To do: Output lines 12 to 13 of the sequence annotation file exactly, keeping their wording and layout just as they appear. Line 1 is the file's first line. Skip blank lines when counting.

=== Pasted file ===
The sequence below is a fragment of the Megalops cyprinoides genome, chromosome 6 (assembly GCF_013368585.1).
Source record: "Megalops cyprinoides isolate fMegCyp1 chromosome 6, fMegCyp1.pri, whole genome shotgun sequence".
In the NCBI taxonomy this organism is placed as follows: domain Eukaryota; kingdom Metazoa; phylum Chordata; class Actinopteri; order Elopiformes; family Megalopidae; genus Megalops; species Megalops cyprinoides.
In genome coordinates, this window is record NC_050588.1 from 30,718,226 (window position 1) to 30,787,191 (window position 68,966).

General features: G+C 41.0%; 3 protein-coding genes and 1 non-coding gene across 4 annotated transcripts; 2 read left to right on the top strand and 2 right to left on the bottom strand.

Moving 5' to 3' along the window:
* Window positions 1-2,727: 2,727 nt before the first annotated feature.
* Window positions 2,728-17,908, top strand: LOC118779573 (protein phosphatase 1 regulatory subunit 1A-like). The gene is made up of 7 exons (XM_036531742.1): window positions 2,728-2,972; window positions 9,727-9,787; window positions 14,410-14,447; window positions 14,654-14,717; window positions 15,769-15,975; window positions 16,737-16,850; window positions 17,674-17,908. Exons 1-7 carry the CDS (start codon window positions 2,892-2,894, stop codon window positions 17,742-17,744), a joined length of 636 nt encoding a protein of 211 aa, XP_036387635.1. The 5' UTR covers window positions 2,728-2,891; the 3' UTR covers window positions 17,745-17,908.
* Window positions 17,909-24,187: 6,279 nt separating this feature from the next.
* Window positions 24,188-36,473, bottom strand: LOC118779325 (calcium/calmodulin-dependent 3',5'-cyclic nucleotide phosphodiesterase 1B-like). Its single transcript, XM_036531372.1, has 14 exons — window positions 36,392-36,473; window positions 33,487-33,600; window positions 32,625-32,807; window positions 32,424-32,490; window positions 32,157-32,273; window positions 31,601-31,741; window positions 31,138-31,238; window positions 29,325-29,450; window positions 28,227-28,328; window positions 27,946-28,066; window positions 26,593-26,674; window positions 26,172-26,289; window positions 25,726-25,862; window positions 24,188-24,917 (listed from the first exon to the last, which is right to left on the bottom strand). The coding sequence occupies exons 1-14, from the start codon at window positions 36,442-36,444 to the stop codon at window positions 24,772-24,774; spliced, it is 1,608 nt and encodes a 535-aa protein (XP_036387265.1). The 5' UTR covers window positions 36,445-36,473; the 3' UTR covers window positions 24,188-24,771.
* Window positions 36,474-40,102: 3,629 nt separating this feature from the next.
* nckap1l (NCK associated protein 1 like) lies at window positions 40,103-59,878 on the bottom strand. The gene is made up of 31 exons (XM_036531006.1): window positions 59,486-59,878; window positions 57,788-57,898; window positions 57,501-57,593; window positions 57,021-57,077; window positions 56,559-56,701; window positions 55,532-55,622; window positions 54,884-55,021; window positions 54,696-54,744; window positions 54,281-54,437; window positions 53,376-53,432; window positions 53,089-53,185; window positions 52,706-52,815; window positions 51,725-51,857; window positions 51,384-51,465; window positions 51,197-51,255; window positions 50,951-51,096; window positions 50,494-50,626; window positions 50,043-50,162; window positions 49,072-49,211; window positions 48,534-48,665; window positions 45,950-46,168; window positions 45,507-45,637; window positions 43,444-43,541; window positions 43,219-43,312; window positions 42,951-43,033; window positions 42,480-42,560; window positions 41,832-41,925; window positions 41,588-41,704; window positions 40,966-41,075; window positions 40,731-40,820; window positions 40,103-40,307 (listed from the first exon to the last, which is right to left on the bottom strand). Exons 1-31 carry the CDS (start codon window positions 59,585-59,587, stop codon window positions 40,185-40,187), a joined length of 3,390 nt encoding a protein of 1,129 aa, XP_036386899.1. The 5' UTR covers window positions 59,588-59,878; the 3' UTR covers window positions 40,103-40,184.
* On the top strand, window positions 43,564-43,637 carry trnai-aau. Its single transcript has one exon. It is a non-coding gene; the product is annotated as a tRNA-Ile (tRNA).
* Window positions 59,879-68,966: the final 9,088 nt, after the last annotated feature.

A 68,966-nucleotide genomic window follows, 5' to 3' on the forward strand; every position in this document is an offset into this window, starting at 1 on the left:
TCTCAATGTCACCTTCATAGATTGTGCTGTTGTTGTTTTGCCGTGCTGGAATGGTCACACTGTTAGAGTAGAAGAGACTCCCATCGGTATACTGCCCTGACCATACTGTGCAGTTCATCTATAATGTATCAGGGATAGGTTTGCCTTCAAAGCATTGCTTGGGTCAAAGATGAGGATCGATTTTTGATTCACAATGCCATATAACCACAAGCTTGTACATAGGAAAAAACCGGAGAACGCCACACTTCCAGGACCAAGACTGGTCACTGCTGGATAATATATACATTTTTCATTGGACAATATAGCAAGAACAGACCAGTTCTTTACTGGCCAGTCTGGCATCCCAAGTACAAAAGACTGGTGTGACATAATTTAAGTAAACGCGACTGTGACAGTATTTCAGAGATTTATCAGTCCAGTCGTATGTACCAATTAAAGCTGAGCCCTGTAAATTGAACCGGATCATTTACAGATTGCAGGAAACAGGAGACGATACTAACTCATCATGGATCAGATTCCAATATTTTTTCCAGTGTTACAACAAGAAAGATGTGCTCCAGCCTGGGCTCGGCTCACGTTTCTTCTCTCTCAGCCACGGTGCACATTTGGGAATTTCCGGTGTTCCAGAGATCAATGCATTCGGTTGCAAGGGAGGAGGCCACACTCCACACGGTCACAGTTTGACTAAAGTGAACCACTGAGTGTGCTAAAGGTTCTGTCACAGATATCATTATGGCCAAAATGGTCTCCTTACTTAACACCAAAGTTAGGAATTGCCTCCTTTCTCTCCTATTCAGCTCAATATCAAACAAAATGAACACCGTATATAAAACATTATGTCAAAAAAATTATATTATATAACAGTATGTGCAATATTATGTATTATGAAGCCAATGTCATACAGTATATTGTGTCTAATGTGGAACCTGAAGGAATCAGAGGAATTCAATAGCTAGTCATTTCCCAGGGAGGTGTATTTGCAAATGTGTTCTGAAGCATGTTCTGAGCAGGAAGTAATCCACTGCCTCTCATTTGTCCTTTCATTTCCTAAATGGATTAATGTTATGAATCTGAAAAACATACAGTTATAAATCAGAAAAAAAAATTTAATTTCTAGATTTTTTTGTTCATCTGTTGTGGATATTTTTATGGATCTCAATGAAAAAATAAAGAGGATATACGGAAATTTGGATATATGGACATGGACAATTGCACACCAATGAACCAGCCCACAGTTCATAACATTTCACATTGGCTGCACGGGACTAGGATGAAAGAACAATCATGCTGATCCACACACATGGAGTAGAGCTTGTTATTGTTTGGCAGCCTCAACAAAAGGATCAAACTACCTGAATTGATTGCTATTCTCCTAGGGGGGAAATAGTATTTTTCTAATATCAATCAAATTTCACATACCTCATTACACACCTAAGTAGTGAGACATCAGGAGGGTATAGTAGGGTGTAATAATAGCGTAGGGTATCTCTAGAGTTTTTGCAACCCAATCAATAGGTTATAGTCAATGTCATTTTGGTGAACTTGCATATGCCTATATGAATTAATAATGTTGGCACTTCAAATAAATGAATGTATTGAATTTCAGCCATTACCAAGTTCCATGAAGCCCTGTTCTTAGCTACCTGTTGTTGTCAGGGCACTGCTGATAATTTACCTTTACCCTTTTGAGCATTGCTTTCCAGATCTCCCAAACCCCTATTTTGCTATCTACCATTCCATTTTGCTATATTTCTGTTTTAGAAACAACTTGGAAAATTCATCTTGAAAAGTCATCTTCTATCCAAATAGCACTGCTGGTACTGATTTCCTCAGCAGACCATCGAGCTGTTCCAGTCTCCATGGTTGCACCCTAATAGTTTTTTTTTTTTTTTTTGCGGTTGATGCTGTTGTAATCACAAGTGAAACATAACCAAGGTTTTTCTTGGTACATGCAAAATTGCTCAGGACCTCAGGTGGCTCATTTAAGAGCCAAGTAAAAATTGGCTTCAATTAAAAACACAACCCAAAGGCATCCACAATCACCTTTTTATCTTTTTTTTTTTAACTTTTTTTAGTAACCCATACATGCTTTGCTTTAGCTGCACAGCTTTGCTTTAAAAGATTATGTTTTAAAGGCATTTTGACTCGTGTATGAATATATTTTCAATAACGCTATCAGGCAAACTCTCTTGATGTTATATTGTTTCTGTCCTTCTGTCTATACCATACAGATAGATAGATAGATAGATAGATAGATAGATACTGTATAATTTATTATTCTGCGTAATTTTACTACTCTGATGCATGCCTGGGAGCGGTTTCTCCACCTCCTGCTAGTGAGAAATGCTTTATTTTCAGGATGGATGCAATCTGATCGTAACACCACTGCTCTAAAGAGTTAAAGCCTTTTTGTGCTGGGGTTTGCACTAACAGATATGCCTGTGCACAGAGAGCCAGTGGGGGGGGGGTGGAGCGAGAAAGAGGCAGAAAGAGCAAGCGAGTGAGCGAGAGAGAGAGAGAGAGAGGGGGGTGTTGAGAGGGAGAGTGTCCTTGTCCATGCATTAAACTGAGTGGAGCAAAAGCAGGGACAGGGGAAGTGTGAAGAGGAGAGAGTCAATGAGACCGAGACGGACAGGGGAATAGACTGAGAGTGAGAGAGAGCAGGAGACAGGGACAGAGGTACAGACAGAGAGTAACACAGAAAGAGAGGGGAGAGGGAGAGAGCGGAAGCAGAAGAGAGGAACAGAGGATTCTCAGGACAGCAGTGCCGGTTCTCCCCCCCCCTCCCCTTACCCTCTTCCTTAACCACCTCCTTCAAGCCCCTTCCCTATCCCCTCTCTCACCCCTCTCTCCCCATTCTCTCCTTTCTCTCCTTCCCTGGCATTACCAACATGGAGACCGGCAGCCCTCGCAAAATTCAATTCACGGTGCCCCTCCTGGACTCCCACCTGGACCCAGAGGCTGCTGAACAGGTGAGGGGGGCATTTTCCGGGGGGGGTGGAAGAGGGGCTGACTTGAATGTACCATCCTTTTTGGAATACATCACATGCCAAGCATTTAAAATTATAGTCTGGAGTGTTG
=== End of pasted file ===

* nckap1l (NCK associated protein 1 like) lies at window positions 40,103-59,878 on the bottom strand. The gene is made up of 31 exons (XM_036531006.1): window positions 59,486-59,878; window positions 57,788-57,898; window positions 57,501-57,593; window positions 57,021-57,077; window positions 56,559-56,701; window positions 55,532-55,622; window positions 54,884-55,021; window positions 54,696-54,744; window positions 54,281-54,437; window positions 53,376-53,432; window positions 53,089-53,185; window positions 52,706-52,815; window positions 51,725-51,857; window positions 51,384-51,465; window positions 51,197-51,255; window positions 50,951-51,096; window positions 50,494-50,626; window positions 50,043-50,162; window positions 49,072-49,211; window positions 48,534-48,665; window positions 45,950-46,168; window positions 45,507-45,637; window positions 43,444-43,541; window positions 43,219-43,312; window positions 42,951-43,033; window positions 42,480-42,560; window positions 41,832-41,925; window positions 41,588-41,704; window positions 40,966-41,075; window positions 40,731-40,820; window positions 40,103-40,307 (listed from the first exon to the last, which is right to left on the bottom strand). Exons 1-31 carry the CDS (start codon window positions 59,585-59,587, stop codon window positions 40,185-40,187), a joined length of 3,390 nt encoding a protein of 1,129 aa, XP_036386899.1. The 5' UTR covers window positions 59,588-59,878; the 3' UTR covers window positions 40,103-40,184.
* On the top strand, window positions 43,564-43,637 carry trnai-aau. Its single transcript has one exon. It is a non-coding gene; the product is annotated as a tRNA-Ile (tRNA).